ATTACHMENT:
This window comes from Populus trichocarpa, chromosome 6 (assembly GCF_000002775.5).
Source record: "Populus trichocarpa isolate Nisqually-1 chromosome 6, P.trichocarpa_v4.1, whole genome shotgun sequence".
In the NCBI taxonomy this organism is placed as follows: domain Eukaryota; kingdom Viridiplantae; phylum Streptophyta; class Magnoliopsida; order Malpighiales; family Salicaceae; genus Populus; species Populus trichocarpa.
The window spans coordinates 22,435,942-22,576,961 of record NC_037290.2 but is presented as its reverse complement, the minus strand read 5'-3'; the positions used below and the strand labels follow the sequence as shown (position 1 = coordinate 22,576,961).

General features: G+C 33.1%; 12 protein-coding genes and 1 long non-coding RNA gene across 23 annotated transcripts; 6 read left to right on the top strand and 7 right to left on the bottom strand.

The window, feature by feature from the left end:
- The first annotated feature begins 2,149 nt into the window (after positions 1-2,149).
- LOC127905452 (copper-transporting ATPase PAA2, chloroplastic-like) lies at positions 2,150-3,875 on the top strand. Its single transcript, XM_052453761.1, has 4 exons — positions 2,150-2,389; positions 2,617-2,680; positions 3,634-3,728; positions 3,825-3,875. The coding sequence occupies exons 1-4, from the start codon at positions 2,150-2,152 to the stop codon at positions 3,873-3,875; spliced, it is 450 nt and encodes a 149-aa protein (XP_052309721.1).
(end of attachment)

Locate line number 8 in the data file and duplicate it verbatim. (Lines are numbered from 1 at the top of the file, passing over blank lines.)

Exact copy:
- LOC127905452 (copper-transporting ATPase PAA2, chloroplastic-like) lies at positions 2,150-3,875 on the top strand. Its single transcript, XM_052453761.1, has 4 exons — positions 2,150-2,389; positions 2,617-2,680; positions 3,634-3,728; positions 3,825-3,875. The coding sequence occupies exons 1-4, from the start codon at positions 2,150-2,152 to the stop codon at positions 3,873-3,875; spliced, it is 450 nt and encodes a 149-aa protein (XP_052309721.1).